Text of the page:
Meeting with Amnesty International
As the people smuggling debate continued in Parliament yesterday I met with some Australians working with Amnesty International at the forefront of non-government advocacy on human rights.
Amnesty is a household name and its work over past years has been invaluable in influencing the international community’s response to human rights abuses.
Yesterday, I had the pleasure of discussing with Claire Mallinson, Amnesty’s National Director in Australia, what more Australia can do to stem the flow of illegal and unregulated arms.
Next week I will be at a conference in New York to negotiate the Arms Trade Treaty (ATT) together with a number of Foreign Ministers and representatives from countries around the world.
According to its organisers, this treaty “is seen as the most important initiative ever regarding conventional arms regulation within the United Nations”.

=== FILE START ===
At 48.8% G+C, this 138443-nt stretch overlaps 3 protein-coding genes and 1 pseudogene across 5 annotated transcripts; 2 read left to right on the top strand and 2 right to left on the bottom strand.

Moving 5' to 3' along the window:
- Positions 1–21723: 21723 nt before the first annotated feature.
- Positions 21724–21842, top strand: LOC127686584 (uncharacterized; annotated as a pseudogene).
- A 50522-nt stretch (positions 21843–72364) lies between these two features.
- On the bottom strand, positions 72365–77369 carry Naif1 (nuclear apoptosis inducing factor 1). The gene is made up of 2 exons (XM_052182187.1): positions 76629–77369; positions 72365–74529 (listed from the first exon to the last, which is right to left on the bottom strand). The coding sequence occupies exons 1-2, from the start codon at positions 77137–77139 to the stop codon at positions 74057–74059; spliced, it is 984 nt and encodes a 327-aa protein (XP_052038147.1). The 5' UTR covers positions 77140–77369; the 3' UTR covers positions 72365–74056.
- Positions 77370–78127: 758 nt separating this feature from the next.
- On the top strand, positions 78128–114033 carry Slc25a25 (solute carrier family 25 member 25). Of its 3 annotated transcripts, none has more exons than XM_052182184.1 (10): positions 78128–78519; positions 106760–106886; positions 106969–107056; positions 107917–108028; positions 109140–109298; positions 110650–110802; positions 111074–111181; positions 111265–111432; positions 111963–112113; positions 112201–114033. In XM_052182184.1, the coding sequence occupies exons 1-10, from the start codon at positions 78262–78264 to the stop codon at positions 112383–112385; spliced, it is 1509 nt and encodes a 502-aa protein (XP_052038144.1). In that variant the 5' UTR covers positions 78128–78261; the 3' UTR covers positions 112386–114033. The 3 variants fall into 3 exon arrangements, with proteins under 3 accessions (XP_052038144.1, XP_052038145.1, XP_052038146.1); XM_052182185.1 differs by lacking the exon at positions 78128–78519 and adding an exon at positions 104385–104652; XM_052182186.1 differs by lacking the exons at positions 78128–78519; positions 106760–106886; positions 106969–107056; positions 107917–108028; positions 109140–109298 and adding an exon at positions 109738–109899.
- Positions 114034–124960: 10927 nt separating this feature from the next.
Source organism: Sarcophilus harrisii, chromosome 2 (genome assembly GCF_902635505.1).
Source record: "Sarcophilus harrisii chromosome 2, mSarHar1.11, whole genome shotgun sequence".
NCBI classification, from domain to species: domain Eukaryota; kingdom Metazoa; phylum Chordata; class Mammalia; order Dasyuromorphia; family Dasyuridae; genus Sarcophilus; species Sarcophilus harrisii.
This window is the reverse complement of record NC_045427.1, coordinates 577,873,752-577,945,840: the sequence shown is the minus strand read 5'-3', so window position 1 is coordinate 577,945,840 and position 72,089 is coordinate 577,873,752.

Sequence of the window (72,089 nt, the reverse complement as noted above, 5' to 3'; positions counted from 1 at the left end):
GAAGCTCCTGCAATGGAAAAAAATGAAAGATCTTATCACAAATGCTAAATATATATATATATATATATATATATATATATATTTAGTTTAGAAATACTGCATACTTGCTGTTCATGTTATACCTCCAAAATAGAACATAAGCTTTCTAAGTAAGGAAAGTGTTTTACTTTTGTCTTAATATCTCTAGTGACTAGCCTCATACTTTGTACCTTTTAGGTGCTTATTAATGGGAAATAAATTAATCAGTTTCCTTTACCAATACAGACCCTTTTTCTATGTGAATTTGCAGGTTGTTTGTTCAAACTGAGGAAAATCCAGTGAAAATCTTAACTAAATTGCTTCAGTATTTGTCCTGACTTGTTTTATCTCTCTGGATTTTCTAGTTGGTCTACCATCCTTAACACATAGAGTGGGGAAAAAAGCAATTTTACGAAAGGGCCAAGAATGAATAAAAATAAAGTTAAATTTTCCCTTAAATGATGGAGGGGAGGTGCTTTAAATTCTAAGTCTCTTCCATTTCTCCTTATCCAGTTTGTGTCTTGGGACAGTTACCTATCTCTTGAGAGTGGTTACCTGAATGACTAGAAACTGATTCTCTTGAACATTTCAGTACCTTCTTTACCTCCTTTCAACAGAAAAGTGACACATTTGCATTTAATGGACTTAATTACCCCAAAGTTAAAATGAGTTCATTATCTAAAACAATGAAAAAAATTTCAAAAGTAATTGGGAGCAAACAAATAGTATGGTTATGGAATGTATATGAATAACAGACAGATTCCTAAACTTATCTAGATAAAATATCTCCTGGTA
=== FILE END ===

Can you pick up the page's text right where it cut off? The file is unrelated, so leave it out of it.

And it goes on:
Significantly, its terms will be legally binding on the international community.
Australia, I am proud to say, has played a prominent role in international efforts to ensure this Treaty is robust and effective.
We believe the treaty should cover a broad range of weapons, including small arms and light weapons and ammunition. It should regulate the key stages of an international arms trade and set high standards for assessing whether or not arms transfers should be authorised.
I will write more on this initiative soon, but in the meantime I’d like to thank Amnesty International and its supporters more broadly for their unending commitment to the promotion and protection of human rights.